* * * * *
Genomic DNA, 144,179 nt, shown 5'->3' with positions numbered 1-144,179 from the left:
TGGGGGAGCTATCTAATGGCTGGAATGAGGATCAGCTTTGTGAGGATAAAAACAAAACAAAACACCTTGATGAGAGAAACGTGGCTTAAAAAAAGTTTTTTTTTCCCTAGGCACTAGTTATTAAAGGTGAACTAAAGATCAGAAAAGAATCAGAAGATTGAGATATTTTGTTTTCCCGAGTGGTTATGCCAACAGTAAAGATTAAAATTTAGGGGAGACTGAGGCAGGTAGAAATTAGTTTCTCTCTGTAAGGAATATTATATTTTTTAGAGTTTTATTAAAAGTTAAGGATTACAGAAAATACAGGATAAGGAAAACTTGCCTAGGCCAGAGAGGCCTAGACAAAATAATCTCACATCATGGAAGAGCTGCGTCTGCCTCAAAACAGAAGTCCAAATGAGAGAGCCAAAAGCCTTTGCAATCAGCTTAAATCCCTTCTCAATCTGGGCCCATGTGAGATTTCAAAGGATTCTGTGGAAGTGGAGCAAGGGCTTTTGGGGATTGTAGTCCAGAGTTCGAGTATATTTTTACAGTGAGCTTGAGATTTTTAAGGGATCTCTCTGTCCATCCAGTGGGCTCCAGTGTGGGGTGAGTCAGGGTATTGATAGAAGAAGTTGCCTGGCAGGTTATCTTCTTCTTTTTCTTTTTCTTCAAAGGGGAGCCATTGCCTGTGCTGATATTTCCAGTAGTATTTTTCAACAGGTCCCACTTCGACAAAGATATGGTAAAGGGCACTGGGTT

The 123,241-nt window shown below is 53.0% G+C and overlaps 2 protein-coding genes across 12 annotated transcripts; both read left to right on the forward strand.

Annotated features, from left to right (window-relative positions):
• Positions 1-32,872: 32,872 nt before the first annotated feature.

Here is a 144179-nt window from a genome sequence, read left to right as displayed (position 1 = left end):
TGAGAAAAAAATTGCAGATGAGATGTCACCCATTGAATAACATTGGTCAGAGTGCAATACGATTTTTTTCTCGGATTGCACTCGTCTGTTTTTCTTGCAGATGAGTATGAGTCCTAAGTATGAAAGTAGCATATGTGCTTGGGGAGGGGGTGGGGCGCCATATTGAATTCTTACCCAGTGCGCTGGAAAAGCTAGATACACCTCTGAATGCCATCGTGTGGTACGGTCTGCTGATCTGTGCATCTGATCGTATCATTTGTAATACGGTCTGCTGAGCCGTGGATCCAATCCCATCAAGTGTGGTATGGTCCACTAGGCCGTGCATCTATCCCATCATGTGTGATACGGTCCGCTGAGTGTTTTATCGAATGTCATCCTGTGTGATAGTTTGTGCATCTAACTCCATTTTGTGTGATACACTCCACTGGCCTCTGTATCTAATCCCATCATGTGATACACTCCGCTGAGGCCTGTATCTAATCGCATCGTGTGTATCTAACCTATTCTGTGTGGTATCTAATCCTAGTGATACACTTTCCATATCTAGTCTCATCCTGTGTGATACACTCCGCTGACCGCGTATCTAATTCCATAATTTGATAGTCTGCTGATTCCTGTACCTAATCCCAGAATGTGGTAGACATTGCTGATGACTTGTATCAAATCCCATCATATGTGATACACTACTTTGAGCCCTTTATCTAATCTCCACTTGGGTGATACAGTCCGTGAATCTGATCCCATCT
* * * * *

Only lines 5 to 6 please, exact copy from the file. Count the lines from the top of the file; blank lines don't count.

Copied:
• Positions 1-32,872: 32,872 nt before the first annotated feature.

Here is a 144179-nt window from a genome sequence, read left to right as displayed (position 1 = left end):